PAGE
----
A UX Case Study | One-Week Sprint: Website Landing Page and Logo Redesign — Wrapped in Wings, a Non-Profit Organization.

Richard N Sarmiento
4 min readMar 9, 2021

Given the opportunity to select and help an organization listed on Catchafire.com develop visual branding, I chose the non-profit organization Wrapped in Wings based in Hawaii for this one-week design sprint.

This organization sought a logo redesign and visual branding overhaul on its website. Before I dove into designing, I began with research of the current website.

Their Mission:

“Wrapped in Wings improves the quality of lives for families caring for children fighting a serious illness.”

Their Vision:

“All families who have a child with a serious illness will always have basic needs met, quality time as a family, and a support team there when most needed.”

Original Landing Page
Scrolling Down Original Landing Page

While the cause is very noble, the website lacked call-to-action, content, social media access, images, color, and style to really convey what Wrapped in Wings strives to achieve for families in need. There was hardly any information or evidence of families helped by this organization on their main website. I found more up-to-date posts on their Facebook page where GoFundMe links were shared.

With the general research I gathered, I decided the first task I would tackle was the logo redesign. The original logo has a whimsical and child-like feel to it. My major concern was the use of a bug in place of the “w” in Wings. No one desires to be wrapped in bug wings. Also, the bee shape looks more like an “x” instead of a “w.” When I reflected on the name, Wrapped in Wings, my initial thought was a child wrapped in the safety of angel wings. After a few sketches, I created my redesign of their logo.

Below is the original logo and the redesigned logo:

Original Logo
Redesign Logo

With the logo complete, my next task was to determine how to capture the viewer’s attention and convey what this website’s call-to-action is with a single glance. With some mind mapping, I was able to sketch out my site map and wireframe for the landing page.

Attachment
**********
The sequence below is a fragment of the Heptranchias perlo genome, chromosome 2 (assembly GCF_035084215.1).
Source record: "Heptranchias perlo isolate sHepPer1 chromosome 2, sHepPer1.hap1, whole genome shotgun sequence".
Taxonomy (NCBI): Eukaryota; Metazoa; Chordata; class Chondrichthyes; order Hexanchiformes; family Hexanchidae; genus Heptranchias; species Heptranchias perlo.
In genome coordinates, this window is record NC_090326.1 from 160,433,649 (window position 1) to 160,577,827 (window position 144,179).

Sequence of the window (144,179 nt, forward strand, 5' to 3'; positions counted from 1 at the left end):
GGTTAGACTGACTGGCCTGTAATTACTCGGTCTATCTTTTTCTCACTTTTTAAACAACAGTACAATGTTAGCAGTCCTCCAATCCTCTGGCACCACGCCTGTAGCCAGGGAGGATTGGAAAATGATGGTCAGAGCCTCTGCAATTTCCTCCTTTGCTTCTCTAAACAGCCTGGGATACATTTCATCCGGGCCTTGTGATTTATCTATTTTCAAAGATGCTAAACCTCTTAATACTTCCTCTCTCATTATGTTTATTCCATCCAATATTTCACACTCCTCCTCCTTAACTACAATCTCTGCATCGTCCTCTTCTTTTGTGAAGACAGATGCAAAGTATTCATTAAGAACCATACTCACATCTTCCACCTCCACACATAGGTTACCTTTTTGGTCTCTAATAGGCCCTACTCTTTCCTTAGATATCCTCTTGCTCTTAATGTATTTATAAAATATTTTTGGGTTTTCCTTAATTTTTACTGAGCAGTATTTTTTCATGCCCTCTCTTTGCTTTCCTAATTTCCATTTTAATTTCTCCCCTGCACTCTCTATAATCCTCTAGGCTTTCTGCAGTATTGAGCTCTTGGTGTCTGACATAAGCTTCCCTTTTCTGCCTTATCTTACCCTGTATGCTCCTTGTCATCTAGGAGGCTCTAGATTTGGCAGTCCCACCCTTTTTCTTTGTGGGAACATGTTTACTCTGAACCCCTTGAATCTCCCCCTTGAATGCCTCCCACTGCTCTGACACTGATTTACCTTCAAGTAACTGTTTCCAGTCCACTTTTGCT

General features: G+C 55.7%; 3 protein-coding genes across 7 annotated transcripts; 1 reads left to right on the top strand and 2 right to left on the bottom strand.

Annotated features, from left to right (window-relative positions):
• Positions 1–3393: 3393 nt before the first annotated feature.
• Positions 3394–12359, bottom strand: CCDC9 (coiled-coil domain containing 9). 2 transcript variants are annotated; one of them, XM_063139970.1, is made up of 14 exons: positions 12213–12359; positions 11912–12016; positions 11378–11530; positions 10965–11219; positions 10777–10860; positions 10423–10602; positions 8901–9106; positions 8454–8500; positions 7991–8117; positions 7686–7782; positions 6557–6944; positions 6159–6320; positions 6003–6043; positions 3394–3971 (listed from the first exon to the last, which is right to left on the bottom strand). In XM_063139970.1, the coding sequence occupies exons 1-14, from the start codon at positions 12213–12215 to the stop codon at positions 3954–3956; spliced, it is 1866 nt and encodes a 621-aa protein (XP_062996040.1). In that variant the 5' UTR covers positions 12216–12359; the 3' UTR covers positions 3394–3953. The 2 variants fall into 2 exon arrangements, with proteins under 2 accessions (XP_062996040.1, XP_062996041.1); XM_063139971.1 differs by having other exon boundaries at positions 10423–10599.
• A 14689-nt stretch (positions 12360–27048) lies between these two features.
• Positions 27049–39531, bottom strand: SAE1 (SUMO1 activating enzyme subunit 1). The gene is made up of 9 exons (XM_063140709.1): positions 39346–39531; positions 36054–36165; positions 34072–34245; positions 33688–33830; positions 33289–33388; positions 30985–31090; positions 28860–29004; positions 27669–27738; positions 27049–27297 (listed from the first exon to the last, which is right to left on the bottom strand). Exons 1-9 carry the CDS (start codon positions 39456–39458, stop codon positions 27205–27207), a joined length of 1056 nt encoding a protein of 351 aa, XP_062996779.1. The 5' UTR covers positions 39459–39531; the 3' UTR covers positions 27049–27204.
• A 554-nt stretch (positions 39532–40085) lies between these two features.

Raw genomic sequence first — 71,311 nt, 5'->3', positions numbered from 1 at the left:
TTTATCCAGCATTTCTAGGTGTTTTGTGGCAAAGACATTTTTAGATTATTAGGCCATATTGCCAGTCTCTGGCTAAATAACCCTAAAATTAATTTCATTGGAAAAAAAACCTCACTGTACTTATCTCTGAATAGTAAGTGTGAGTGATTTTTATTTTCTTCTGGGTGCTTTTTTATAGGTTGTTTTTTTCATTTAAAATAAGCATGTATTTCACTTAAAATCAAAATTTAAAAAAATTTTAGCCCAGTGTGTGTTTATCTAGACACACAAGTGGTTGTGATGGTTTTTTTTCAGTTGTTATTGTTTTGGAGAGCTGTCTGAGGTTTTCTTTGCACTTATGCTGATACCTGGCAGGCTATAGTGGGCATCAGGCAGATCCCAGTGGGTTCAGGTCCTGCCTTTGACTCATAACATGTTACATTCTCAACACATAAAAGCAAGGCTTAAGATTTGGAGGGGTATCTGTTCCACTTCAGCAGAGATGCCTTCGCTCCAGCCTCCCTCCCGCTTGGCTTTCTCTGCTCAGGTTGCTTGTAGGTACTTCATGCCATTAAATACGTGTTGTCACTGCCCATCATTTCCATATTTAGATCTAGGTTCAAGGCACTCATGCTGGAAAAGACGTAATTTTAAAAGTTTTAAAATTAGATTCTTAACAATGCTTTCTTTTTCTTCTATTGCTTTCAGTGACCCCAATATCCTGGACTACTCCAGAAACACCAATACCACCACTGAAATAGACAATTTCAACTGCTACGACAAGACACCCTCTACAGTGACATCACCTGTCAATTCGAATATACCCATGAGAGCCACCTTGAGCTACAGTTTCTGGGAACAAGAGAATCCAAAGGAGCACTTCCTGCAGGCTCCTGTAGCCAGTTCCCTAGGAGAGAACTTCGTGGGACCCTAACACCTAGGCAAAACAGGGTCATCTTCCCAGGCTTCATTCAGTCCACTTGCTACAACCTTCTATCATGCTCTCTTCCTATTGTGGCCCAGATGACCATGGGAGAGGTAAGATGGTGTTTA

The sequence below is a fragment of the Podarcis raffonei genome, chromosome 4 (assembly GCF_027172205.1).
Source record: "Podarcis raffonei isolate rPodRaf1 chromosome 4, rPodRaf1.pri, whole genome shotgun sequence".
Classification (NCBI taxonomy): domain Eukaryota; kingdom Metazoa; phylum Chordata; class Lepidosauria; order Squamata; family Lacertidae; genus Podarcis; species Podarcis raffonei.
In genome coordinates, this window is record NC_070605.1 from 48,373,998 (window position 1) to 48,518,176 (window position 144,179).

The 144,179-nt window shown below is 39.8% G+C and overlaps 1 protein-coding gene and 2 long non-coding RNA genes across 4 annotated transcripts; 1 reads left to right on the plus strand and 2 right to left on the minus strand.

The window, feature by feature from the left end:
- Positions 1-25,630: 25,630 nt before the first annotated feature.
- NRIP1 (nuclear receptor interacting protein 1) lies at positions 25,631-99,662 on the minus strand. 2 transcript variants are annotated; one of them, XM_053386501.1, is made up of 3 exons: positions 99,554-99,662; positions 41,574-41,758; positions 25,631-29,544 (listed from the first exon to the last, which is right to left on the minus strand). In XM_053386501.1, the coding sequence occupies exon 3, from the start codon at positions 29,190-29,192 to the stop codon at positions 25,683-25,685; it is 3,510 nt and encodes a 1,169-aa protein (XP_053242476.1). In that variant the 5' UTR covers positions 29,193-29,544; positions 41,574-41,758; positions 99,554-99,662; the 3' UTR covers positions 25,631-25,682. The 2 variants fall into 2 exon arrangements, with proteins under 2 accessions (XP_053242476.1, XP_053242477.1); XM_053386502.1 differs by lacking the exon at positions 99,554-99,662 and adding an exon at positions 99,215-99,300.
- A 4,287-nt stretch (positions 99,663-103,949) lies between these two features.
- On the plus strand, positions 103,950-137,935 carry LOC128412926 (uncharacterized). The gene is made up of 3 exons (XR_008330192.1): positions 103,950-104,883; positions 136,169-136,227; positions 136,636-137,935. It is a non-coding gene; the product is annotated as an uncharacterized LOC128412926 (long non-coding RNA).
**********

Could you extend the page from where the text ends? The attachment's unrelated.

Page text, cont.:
I narrowed down these asks in order: donate, apply for help, 24/7 support, community, and our story. The major focus of this website was the donate button so that is where I wanted to grab the viewer’s eyes.

Below is my first early draft in Figma:

The hands reaching out conveys the main goal. It gives life to the page.

After receiving feedback, my viewers enjoyed the hands but claimed the top hand fading into the background was distracting. It also drew the eyes upward away from the donate button. Another concern was the circle in the top right corner. Viewers wondered why a profile would be necessary. The body paragraph font color was questioned to have low contrast and poor legibility. Also, the lack of images in the cards made it difficult for my viewers to imagine their purpose.

With that feedback in mind, I added the next sections of my wireframe. My goal with the next section was to hit home that this is all about family and the community. I quickly learned the importance of selecting images carefully and why constant feedback is necessary.

Viewer’s Feedback:

“I’m not sure how I feel about those hands. It looks like blood.”

Be careful with good intentions and symbolism in images.

Needless to say, the image of the red-painted hands was scrapped. I wanted to convey that this organization is based in Hawaii. Going forward, I was intentional with images of families on islands and beaches. I used phrases like “Ohana means Family” so that almost anyone can relate to it. I implemented a section for featured fundraising for families in need. Below that, an educational piece about “Our Programs” with a ‘Learn More’ call-to-action button. And finally, a section to signup for the newsletter was added along with a footer.

Below is my final draft:

As seen in my final draft, the hands reaching out have been edited to truly feel like it is a hand coming down from heaven. The bright rays are also aligned with the logo intentionally as if it is Wrapped in Wings’ hand reaching down from heaven. This is to establish what Wrapped in Wings strives to achieve: help those in need.

With the little content I was given to work with, I believe I accomplished the tasks of the logo and visual branding redesign for Wrapped in Wings. The next steps would be making a responsive mobile version of this layout and adding animations to how the cards would interact with the user. Overall, this was an excellent learning experience in UX design and Figma.



Richard N Sarmiento

I am a photographer, a techie, and a UX designer who values imagination, innovation, and thoughtfulness in everyday life.